The stakes are too high to let this moment pass as the state struggles after another dry year.
Through a collaborative, science-based approach, the VAs will help improve the Bay-Delta watershed and its tributaries by creating a comprehensive program of habitat enhancement projects coupled with a robust adaptive management process that will meet the needs of native fish and wildlife species. Importantly, the VAs will provide long-term funding to ensure water is available, habitat is restored, scientific uncertainties are reduced, and collaborative, strategic decision making occurs. All of which will improve our ability to restore the health of the watershed and improve the reliability of water that California’s people, farms and wildlife depend upon.
In the District
WESTLANDS WATER DISTRICT 2020 GENERAL ELECTION
The terms of five members of the Board of Directors expire in December 2020, and an election to fill these positions will be held November 3, 2020. For more information visit the District's Website. For questions about voting, how to properly provide authorization to vote, or how to properly appoint a proxy, Bobbie Ormonde, the District Secretary, can be reached at (559) 241-6203, by calling the main office at (559) 224-1523, or the District’s toll-free line at (800) 266-6574. For those that would prefer email communication, please email the District Secretary at firstname.lastname@example.org.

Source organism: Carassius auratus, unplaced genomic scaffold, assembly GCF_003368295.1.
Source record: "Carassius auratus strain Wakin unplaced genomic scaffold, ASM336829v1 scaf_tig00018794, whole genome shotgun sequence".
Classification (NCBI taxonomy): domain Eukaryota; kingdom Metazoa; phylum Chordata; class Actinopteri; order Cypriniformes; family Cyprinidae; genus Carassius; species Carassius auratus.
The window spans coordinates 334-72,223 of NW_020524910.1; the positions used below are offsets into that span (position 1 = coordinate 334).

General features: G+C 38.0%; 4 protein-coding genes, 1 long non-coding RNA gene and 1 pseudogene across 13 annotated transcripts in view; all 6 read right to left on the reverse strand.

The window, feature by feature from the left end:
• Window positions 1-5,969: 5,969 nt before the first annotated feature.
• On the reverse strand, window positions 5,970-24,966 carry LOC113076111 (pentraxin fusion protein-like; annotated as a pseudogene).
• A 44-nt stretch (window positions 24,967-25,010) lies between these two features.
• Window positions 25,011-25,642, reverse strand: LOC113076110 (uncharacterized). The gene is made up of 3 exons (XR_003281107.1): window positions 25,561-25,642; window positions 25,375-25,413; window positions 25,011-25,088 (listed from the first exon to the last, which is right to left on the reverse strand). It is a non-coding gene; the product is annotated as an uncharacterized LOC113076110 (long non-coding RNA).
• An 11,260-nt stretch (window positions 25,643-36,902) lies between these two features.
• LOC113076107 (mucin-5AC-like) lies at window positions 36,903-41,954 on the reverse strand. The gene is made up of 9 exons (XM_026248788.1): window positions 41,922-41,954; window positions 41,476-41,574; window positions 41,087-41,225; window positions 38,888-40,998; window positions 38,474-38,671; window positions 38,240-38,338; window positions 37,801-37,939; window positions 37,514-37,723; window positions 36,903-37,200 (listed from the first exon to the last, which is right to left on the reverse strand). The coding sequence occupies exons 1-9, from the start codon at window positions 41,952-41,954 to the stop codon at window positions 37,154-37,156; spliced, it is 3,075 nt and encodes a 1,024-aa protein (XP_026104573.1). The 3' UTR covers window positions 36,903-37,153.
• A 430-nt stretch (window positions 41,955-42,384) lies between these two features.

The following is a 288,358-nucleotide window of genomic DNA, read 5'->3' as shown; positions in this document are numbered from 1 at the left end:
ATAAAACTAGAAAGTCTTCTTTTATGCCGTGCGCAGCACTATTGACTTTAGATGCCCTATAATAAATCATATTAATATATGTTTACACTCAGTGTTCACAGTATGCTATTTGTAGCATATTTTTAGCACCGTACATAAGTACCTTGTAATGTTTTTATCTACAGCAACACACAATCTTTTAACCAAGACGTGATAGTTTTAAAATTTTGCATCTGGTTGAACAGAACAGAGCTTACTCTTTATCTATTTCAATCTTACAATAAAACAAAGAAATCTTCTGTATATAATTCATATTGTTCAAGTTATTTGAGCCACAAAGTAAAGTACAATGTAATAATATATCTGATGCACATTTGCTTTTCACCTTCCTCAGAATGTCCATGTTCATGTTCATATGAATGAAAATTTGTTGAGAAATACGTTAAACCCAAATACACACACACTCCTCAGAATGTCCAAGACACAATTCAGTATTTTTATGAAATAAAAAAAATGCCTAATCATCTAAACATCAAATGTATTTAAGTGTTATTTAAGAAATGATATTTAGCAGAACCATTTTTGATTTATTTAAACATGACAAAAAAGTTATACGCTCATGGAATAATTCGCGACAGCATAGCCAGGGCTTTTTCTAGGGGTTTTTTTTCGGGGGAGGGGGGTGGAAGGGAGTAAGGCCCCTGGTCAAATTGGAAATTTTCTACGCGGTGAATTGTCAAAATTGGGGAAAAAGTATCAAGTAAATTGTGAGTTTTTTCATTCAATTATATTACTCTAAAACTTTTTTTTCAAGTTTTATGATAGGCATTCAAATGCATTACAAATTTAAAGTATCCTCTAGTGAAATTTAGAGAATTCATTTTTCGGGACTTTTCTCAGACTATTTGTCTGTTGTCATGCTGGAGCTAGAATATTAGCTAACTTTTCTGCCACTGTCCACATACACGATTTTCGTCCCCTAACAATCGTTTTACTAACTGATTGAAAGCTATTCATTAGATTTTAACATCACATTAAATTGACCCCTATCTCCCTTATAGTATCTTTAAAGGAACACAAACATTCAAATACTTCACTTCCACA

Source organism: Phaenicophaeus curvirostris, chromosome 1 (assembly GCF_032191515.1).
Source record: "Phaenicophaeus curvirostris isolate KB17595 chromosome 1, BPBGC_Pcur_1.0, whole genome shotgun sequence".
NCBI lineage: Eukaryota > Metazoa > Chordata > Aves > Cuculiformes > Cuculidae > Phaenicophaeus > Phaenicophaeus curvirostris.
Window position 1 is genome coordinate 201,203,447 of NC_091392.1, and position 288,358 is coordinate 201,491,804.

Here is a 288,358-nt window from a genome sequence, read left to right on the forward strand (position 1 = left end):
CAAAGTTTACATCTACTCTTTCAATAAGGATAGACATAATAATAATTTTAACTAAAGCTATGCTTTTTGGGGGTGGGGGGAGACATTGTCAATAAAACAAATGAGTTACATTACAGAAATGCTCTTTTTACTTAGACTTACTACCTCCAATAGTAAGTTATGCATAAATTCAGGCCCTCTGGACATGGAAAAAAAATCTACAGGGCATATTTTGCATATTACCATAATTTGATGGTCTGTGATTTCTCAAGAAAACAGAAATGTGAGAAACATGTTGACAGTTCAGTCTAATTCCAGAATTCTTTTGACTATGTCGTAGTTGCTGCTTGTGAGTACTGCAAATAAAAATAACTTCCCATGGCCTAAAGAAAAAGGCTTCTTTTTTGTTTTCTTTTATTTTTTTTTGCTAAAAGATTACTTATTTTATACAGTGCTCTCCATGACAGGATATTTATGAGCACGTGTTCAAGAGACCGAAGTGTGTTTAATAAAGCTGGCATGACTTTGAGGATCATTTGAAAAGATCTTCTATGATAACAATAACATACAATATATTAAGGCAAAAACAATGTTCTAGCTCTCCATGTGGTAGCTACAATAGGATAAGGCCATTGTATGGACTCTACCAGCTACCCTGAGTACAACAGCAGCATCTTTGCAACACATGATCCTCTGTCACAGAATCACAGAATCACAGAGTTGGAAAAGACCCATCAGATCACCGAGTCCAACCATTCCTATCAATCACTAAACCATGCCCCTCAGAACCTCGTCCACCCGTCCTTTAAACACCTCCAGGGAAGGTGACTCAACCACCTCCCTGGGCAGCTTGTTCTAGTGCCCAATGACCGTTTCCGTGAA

OFFICE COMMUNICATION DURING COVID-19 PANDEMIC – FRESNO OFFICE CLOSED
Westlands Water District’s Fresno office is closed to the public during regular business hours due to the COVID-19 pandemic. The District requests that water users conduct all District related business via phone or email, in lieu of visiting District offices. Water users can drop off payments and forms at the Fresno office through the drop box located on the front door; however, the front office door will remain locked, and the public is not permitted to enter the building at this time.
District staff seeks to maintain the safety of its employees, water users, and the public and will monitor COVID-19 developments and guidelines issued by the Center for Disease Control closely. The District will provide notices to landowners and water users should District operations be further impacted by Federal or State recommendations to slow the spread of the virus. If you have questions, please contact District staff at the main office by phone at (559) 224-1523 or email at email@example.com.
ACWA DELIVERS ROADMAP TO ACHIEVING VAS TO STATE OFFICIALS
On October 15, ACWA submitted “A Roadmap To Achieving the Voluntary Agreements” to Gov. Gavin Newsom and top members of his Administration that calls on the State to take the necessary steps to re-engage on Voluntary Agreements (VAs) regarding the Sacramento-San Joaquin Bay-Delta and its tributaries.
NEW APPROACH NEEDED TO PROTECT HEALTH OF CALIFORNIA’S RIVERS
In a recent commentary piece in CalMatters, PPIC’s Ted Grantham and Jeffrey Mount propose that a “functional flows” approach – one that “focuses on preserving key functions that maintain ecosystem health and are broadly supportive of native fish and wildlife” together with physical habitat improvements – will yield a better result for the environment and for communities across California.
WATCH: LET'S TALK ABOUT THE 27R PIPELINE REPLACEMENT
Check out our new “Let’s Talk About It” video featuring Westlands’ Director of Operations and Maintenance, Bill Pierce, discussing how Westlands is proactively replacing pipe across the District to eliminate loss and ensure every drop of water is put to use.